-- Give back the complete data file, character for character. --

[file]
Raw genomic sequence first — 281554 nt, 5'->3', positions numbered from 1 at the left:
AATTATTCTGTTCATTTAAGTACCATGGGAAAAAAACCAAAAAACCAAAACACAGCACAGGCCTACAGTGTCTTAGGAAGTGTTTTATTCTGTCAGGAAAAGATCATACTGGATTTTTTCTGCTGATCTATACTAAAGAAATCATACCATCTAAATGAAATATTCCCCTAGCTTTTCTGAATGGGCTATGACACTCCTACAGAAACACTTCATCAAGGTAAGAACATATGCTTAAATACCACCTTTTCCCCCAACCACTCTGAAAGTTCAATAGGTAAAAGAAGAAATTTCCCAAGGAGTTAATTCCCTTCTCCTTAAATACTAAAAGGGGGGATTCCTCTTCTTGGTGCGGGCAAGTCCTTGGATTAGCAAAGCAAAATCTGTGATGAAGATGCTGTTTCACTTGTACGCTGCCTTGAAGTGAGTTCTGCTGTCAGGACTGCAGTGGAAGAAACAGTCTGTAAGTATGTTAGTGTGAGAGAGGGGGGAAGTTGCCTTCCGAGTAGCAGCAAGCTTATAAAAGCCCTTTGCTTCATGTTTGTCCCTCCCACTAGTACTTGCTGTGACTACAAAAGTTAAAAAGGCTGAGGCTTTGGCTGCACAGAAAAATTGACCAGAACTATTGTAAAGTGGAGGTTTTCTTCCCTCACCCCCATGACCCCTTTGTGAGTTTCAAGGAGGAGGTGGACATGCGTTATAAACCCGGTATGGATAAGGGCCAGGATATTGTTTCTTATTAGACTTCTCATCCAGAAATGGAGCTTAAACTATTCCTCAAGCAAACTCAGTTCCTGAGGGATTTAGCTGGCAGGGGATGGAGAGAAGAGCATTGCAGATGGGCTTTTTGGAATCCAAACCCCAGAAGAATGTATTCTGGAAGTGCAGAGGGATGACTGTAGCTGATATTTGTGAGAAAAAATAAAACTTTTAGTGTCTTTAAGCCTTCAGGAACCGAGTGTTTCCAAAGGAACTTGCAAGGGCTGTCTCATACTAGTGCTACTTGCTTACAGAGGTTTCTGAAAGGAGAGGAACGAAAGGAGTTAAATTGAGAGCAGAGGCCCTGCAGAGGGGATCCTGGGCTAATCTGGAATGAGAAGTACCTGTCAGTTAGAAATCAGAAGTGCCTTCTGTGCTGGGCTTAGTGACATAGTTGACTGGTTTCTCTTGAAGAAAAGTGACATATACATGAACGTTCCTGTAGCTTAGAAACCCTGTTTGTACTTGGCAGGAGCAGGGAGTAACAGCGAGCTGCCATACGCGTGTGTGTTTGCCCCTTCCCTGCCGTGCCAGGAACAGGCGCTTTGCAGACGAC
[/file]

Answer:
Raw genomic sequence first — 281554 nt, 5'->3', positions numbered from 1 at the left:
AATTATTCTGTTCATTTAAGTACCATGGGAAAAAAACCAAAAAACCAAAACACAGCACAGGCCTACAGTGTCTTAGGAAGTGTTTTATTCTGTCAGGAAAAGATCATACTGGATTTTTTCTGCTGATCTATACTAAAGAAATCATACCATCTAAATGAAATATTCCCCTAGCTTTTCTGAATGGGCTATGACACTCCTACAGAAACACTTCATCAAGGTAAGAACATATGCTTAAATACCACCTTTTCCCCCAACCACTCTGAAAGTTCAATAGGTAAAAGAAGAAATTTCCCAAGGAGTTAATTCCCTTCTCCTTAAATACTAAAAGGGGGGATTCCTCTTCTTGGTGCGGGCAAGTCCTTGGATTAGCAAAGCAAAATCTGTGATGAAGATGCTGTTTCACTTGTACGCTGCCTTGAAGTGAGTTCTGCTGTCAGGACTGCAGTGGAAGAAACAGTCTGTAAGTATGTTAGTGTGAGAGAGGGGGGAAGTTGCCTTCCGAGTAGCAGCAAGCTTATAAAAGCCCTTTGCTTCATGTTTGTCCCTCCCACTAGTACTTGCTGTGACTACAAAAGTTAAAAAGGCTGAGGCTTTGGCTGCACAGAAAAATTGACCAGAACTATTGTAAAGTGGAGGTTTTCTTCCCTCACCCCCATGACCCCTTTGTGAGTTTCAAGGAGGAGGTGGACATGCGTTATAAACCCGGTATGGATAAGGGCCAGGATATTGTTTCTTATTAGACTTCTCATCCAGAAATGGAGCTTAAACTATTCCTCAAGCAAACTCAGTTCCTGAGGGATTTAGCTGGCAGGGGATGGAGAGAAGAGCATTGCAGATGGGCTTTTTGGAATCCAAACCCCAGAAGAATGTATTCTGGAAGTGCAGAGGGATGACTGTAGCTGATATTTGTGAGAAAAAATAAAACTTTTAGTGTCTTTAAGCCTTCAGGAACCGAGTGTTTCCAAAGGAACTTGCAAGGGCTGTCTCATACTAGTGCTACTTGCTTACAGAGGTTTCTGAAAGGAGAGGAACGAAAGGAGTTAAATTGAGAGCAGAGGCCCTGCAGAGGGGATCCTGGGCTAATCTGGAATGAGAAGTACCTGTCAGTTAGAAATCAGAAGTGCCTTCTGTGCTGGGCTTAGTGACATAGTTGACTGGTTTCTCTTGAAGAAAAGTGACATATACATGAACGTTCCTGTAGCTTAGAAACCCTGTTTGTACTTGGCAGGAGCAGGGAGTAACAGCGAGCTGCCATACGCGTGTGTGTTTGCCCCTTCCCTGCCGTGCCAGGAACAGGCGCTTTGCAGACGAC